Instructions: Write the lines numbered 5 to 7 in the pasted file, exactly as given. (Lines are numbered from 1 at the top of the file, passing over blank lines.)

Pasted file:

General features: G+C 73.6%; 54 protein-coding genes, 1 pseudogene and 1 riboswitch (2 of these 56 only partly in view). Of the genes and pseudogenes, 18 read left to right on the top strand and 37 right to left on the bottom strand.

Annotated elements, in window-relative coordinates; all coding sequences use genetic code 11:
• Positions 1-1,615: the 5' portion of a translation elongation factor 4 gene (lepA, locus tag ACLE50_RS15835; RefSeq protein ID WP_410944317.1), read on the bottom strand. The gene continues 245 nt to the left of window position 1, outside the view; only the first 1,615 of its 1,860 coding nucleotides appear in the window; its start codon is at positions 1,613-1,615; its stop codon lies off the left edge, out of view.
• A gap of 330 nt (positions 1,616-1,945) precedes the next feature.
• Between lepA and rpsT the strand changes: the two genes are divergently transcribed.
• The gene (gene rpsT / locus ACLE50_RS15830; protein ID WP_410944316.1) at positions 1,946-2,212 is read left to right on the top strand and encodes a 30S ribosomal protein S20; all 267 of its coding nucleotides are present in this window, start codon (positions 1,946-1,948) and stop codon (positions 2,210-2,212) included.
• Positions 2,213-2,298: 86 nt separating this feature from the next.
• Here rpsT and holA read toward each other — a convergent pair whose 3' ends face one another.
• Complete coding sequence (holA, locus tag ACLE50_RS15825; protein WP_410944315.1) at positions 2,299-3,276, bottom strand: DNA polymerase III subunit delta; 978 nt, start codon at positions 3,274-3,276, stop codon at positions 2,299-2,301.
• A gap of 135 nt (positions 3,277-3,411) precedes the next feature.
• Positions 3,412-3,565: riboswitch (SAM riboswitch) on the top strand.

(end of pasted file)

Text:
• Between lepA and rpsT the strand changes: the two genes are divergently transcribed.
• The gene (gene rpsT / locus ACLE50_RS15830; protein ID WP_410944316.1) at positions 1,946-2,212 is read left to right on the top strand and encodes a 30S ribosomal protein S20; all 267 of its coding nucleotides are present in this window, start codon (positions 1,946-1,948) and stop codon (positions 2,210-2,212) included.
• Positions 2,213-2,298: 86 nt separating this feature from the next.